Seborrheic keratosis. Seborrheic keratosis is the most common benign tumor in the elderly. Risk factors include age older than 40 years and a family history.12 They represent a benign proliferation of immature keratinocytes. The lesion usually arises on the trunk, scalp, and face, particularly along the frontal hairline. The typical seborrheic keratosis has a characteristic wart-like “stuck-on” appearance and ranges in color from tan to dark brown to black.2 Most lesions have a rough, dry, and crumbly surface with a well-circumscribed border.10 Seborrheic keratosis eventually progresses from an initial hyperpigmented macule to the typical plaque. Treatment is indicated for cosmetic reasons, to decrease irritation, or to rule out malignancy.
Nongenital warts. Nongenital warts are caused by human papillomavirus (HPV) infection. They are more frequently seen in school-aged children, with a peak incidence in the teenage years. Nongenital warts are rarely seen in older adults and the elderly; however, it has been shown that risk of reactivation of the HPV virus may increase around age 50 years.13 Nongenital warts vary widely in shape, size, and appearance.2 Filiform warts, for example, may present as horns on the face, but the horn is slender and usually occurs around the lips, eyelids, or around the nose.2,14
Approaches to Treatment
The recommended treatment of cutaneous horn is surgical excision followed by histologic examination to confirm the specific diagnosis and to guide further management.3,5 If actinic keratosis is diagnosed, treatment is usually chosen by the number of lesions present, age of the patient, history of skin cancer, and tolerability of the treatment modality (eg, topical agents, photodynamic therapy, surgical therapy).15
1. Marks R, Rennie G, Selwood TS. Malignant transformation of solar keratoses to squamous cell carcinoma. Lancet. 1988;1(8589):795-797.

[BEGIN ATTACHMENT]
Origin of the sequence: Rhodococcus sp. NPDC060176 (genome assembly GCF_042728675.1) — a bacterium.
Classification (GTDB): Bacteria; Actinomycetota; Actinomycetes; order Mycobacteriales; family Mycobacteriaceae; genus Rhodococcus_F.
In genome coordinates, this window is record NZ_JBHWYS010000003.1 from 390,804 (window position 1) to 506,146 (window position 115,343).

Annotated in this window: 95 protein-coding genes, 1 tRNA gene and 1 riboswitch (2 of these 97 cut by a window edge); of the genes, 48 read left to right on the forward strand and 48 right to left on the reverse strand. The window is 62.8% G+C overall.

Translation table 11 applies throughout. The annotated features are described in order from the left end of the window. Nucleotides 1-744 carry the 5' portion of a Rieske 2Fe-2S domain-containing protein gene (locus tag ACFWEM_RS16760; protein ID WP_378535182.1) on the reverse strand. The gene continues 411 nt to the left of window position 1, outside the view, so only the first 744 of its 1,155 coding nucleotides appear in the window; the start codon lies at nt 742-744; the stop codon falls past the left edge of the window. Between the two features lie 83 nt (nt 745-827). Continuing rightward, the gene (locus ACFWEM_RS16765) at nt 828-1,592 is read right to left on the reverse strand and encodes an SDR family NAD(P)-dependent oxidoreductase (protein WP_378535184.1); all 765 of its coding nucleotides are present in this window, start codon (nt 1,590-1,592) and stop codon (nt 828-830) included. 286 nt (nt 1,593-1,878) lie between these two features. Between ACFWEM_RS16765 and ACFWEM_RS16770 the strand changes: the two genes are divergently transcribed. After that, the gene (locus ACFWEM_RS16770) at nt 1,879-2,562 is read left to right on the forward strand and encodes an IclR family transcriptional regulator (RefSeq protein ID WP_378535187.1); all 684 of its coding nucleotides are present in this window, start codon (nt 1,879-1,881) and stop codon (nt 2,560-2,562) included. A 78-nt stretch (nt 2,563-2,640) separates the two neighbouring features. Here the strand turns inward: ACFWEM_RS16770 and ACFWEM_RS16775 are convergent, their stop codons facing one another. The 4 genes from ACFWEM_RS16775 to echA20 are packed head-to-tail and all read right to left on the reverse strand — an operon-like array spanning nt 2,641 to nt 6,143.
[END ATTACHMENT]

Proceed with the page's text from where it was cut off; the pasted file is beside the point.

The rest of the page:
2. Goodheart HP. Goodheart’s Photoguide of Common Skin Disorders: Diagnosis and Management. 2nd ed. Philadelphia, PA: Lippincott Williams & Wilkins; 2003.
3. Fernandes NF, Sinha S, Lambert WC, Schwartz RA. Cutaneous horn: a potentially malignant entity. Acta Dermatovenerol Alp Panonica Adriat. 2009;18(4):189-193.
4. Schmitt JV, Miot HA. Actinic keratosis: a clinical and epidemiological revision. An Bras Dermatol. 2012;87(3):425-434.
5. Sathyanarayana SA, Deutsch GB, Edelman M, Cohen-Kashi KJ. Cutaneous horn: a malignant lesions? A brief review of the literature. Dermatol Surg. 2012;38(2):285-287.
6. Gil-Mosquera M, Vano-Galvan S, Gómez-Guerra R, Jaén P. A cutaneous horn on the ear. Aust Fam Physician. 2009;38(3):118.
7. Mantese SA, Diogo PM, Rocha A, Berbert AL, Ferreira AK, Ferreira TC. Cutaneous horn: a retrospective histopathological study of 222 cases. An Bras Dermatol. 2010;85(2):157-163.
8. Larsen F. Cutaneous horn pathophysiology. Medscape. http://emedicine.medscape.com/article/1056568-overview#a0104. Updated January 12, 2012. Accessed August 20, 2014.
9. Schwartz RA. Acrochordon epidemiology. Medscape. http://emedicine.medscape.com/article/1060373-overview#a0199. Updated September 4, 2013. Accessed August 20, 2014.
10. Luba MC, Bangs SA, Mohler AM, Stulberg DL. Common benign skin tumors. Am Fam Physician. 2003;67(4):729-738.
11. Stulberg DL, Crandell B, Fawcett RS. Diagnosis and treatment of basal cell and squamous cell carcinomas. Am Fam Physician. 2004;70(8):1481-1488.
12. Scheinberg D. Seborrheic keratosis. New York University Department of Medicine website. Updated June 2013. Accessed August 1, 2014.
13. Brown DR, Weaver B. Human papillomavirus in older women: new infection or reactivation? J Infect Dis. 2012. Published online December 12, 2012.
14. Vañó-Galván S, Marqués A, Muñoz-Zato E, Jaén P. A facial cutaneous horn. Cleve Clin J Med. 2009;76(2):92-95.
15. Spencer JM. Actinic keratosis treatment and management. Medscape. http://emedicine.medscape.com/article/1099775-treatment#a1128. Updated March 12, 2014. Accessed August 19, 2014.
Disclosures: The authors report no relevant financial relationships.
Address correspondence to:
I-Chiang Shy, MD, MA
Department of Family Medicine
Kuang-Tien General Hospital
117 Shatian Road
Shalu District, Taichung City